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DÉCOUVRIRBIBLIOTHÈQUE
Voyages et Plein air
Sunset

Sunset November 2018

SUNSET celebrates your love of Western living. Discover new weekend and day trip destinations, inspiring homes and gardens, and fast and fresh recipes that highlight the West's great local ingredients. For annual or monthly subscriptions (on all platforms except iOS), your subscription will automatically renew and be charged to your provided payment method at the end of the term unless you choose to cancel. You may cancel at any time during your subscription in your account settings. If your provided payment method cannot be charged, we may terminate your subscription.

Pays:
United States
Langue:
English
Éditeur:
Sunset Publishing Corporation
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6 Numéros

Dans ce numéro

2 min.
crafting innovation

Located at the base of the Santa Cruz Mountains in Los Gatos, California, Sunset’s 2018 Idea House in Silicon Valley features the quality and workmanship of a true Craftsman, but with modern design elements that speak to today’s West Coast lifestyle. While the home’s proximity to tech giants such as Netflix and Cisco played an undeniable role in the home’s concept, designer Lauren Nelson of Lauren Nelson Design delivered a space where modern Scandi and innovation meld seamlessly. “Innovation will always be knocking at the door in this technology-focused age, but that doesn’t mean classic design should be abandoned,” says Nelson. “There’s a familiarity that gives us comfort and can define what we think of as quality.” The same focus on technology and design can be found in the latest-generation Lexus ES.…

2 min.
this is our west

BY ANY DEFINITION, 120 years of uninterrupted publication puts Sunset in a rare position. Whether printing the early works of literary greats, introducing transformational architects and designers to the world, or taking a stand to protect the environment, Sunset played a pivotal role in ensuring that the West became what Pulitzer Prize–winning writer Wallace Stegner hoped would be “a society to match its scenery.” When the magazine started in 1898, the states of Idaho, Montana, Utah, Washington, and Wyoming had recently been admitted to the Union, and the Republic of Hawaii was being annexed by the United States as a territory alongside Alaska, Arizona, and New Mexico. Great Western cities like Phoenix and San Jose (the heart of Silicon Valley) were dusty frontier towns—and the population of Los Angeles hovered around…

4 min.
how the west has charged the world

The PACIFIC Best IT’S BEACH TIME. Not to dis mountains or canyons, but from our first issue (whose cover shows the Pacific across a bridge-less Golden Gate), Sunset lived for surf, sand, beach barbecues, and, oh, a tropical cocktail or two. So potent was the magazine’s love for the sea that for a while its full, official name was Sunset: The Pacific Monthly. And why not? The West is blessed with 7,623 miles of Pacific coastline, and from Zuma Beach to Santa Cruz, from Bandon to Waimea Bay, you’ll fine mile after mile of salt-sprayed joy. Look, for example, at our July 1911 cover, with its Gibson girl surfer genteelly shredding the Southern California waves. But we didn’t want our readers to merely admire—we wanted them to join her. “It’s easy—when you…

3 min.
big tops

“HELP PRESERVE GOD’S GREATEST CATHEDRAL,” Sunset implored in its June 1921 issue, warning: “when a redwood tree thirteen hundred years old is felled, chopped up into ties and grape stakes and shingles, no effort, no money can replace it.” Redwoods! Sequoia sempervirens (the tall coast variety)! And Sequoiadendron giganteum (the bulked-up Sierra Nevada brand)! Sunset loves all Western trees—oaks, aspens, palms, Douglas fir, bristlecone pines. But it probably loves redwoods most of all. Certainly, Sunset planted the trees on enough magazine covers: somber and stately (June 1904), soaring to cerulean Sierra skies (May 1962), rising from pure winter snows (December 1981). We also steered readers to the best spots to see the titans. Sequoia National Park, of course, but also Yosemite, and California’s North Coast, and Muir Woods National Monument, and…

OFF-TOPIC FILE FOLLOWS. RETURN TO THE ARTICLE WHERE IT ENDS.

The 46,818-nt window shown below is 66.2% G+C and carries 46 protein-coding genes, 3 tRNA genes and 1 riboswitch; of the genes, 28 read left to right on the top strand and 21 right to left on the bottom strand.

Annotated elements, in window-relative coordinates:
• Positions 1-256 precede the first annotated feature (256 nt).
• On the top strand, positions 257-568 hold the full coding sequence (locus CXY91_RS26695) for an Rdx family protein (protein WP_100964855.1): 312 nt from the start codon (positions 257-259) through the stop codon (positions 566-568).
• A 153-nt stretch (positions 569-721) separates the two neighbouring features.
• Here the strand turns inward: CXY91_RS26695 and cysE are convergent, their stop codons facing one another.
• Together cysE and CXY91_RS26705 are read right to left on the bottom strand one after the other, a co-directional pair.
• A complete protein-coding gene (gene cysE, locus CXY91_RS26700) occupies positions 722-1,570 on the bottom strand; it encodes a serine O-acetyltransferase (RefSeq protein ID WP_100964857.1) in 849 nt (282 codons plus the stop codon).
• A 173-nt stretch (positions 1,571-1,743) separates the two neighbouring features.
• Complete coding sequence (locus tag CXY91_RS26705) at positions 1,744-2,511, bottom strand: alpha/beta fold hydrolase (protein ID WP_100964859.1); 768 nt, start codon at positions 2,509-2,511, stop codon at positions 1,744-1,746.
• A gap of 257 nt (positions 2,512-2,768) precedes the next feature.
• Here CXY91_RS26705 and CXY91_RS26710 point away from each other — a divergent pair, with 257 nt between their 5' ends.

3 min.
national treasures

1 GRAND CANYON N.P. A 140-mile drive from the North Rim, but you won’t care. Toroweap Overlook’s view—3,000 feet straight down to the Colorado River—will stay with you for years to come. 2 CHANNEL ISLANDS N.P. A one-hour boat ride from the SoCal mainland and you’re in a world of unspoiled beaches and unbroken Pacific views. 3 GATES OF THE ARCTIC N.P. AND PRESERVE Super-size Alaska scenery, caribou, musk ox, and bears—and solitude. 4 GLACIER N.P. Our favorite route? Take the Going-to-the-Sun Road’s 50 miles of high Rocky Mountain amazement. 5 BLACK CANYON OF THE GUNNISON N.P. The spectacular South Rim Road is only 7 miles long—but what spectacular miles. 6 GREAT BASIN N.P. This Nevada park gets 3 percent of the visitors Yosemite does—more room for you to take in ancient bristlecone pines, Lehman Caves, and starry night skies. 7 YELLOWSTONE…

3 min.
dream homes

“YOU EXPECT THE HOUSE YOU BUILD to do many things for you. Not only should it give you greater comfort with less work, but it must also give you a more satisfying way of living.” Greater comfort. Less work. More satisfaction. That was the goal of Sunset’s vastly influential Western Ranch Houses book, containing 54 home plans and 105 detailed sketches. Ambitious promises. But when it came to helping readers find their perfect oasis, Sunset was never afraid of a little ambition—so long as it was practical. And not a moment too soon. In the post–World War II years, the West welcomed residents by the tens of thousands. New houses arose from the San Fernando Valley to the San Francisco Peninsula, from Tempe, Arizona, to Redmond, Washington. Why not make these…